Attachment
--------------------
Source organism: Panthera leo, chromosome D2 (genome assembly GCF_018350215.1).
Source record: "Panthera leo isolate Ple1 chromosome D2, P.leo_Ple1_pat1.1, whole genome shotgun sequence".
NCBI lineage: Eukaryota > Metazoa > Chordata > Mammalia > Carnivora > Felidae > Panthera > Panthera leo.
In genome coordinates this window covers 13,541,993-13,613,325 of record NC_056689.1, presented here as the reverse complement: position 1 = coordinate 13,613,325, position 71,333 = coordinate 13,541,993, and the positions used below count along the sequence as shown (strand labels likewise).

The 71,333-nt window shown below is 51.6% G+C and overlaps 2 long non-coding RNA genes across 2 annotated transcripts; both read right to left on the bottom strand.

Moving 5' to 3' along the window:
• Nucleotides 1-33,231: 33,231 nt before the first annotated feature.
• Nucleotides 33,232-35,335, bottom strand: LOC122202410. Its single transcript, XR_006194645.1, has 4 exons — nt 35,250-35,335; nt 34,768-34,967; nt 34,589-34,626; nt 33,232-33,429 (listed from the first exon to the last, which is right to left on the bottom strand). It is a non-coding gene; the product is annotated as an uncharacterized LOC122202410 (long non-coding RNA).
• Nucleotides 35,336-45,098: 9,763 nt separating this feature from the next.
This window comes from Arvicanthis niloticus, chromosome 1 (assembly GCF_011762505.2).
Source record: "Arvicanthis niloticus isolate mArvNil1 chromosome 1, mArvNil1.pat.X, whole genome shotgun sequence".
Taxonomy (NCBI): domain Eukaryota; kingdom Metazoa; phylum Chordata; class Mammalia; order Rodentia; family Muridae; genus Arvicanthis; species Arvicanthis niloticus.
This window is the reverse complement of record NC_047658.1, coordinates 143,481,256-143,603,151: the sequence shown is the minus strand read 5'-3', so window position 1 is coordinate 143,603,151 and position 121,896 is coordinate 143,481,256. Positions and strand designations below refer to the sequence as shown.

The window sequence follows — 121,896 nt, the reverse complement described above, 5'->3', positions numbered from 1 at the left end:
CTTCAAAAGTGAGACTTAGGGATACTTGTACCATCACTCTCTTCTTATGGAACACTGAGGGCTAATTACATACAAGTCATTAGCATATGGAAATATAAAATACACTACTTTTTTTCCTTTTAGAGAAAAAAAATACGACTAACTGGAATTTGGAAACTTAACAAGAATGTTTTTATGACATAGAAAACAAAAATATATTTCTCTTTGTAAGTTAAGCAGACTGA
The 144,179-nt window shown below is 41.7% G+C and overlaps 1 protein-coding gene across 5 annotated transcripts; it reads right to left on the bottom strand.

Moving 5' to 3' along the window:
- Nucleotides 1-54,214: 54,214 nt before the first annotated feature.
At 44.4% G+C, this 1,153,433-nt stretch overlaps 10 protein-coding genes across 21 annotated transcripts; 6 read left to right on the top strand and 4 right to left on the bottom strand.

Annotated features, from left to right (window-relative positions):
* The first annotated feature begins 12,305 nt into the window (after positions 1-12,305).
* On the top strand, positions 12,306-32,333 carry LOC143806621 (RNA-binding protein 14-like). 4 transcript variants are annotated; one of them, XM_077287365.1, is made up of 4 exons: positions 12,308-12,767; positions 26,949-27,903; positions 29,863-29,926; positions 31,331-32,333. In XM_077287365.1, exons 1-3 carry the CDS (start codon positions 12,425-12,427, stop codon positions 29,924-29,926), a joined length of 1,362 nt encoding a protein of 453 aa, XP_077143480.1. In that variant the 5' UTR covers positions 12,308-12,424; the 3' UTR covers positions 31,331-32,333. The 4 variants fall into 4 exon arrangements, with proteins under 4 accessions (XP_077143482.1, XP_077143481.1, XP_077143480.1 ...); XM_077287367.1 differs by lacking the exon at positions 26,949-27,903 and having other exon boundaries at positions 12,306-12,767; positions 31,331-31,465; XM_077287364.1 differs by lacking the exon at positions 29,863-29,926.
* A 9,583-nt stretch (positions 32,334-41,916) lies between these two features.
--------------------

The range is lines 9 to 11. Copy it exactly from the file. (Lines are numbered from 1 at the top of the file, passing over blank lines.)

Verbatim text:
• Nucleotides 35,336-45,098: 9,763 nt separating this feature from the next.
This window comes from Arvicanthis niloticus, chromosome 1 (assembly GCF_011762505.2).
Source record: "Arvicanthis niloticus isolate mArvNil1 chromosome 1, mArvNil1.pat.X, whole genome shotgun sequence".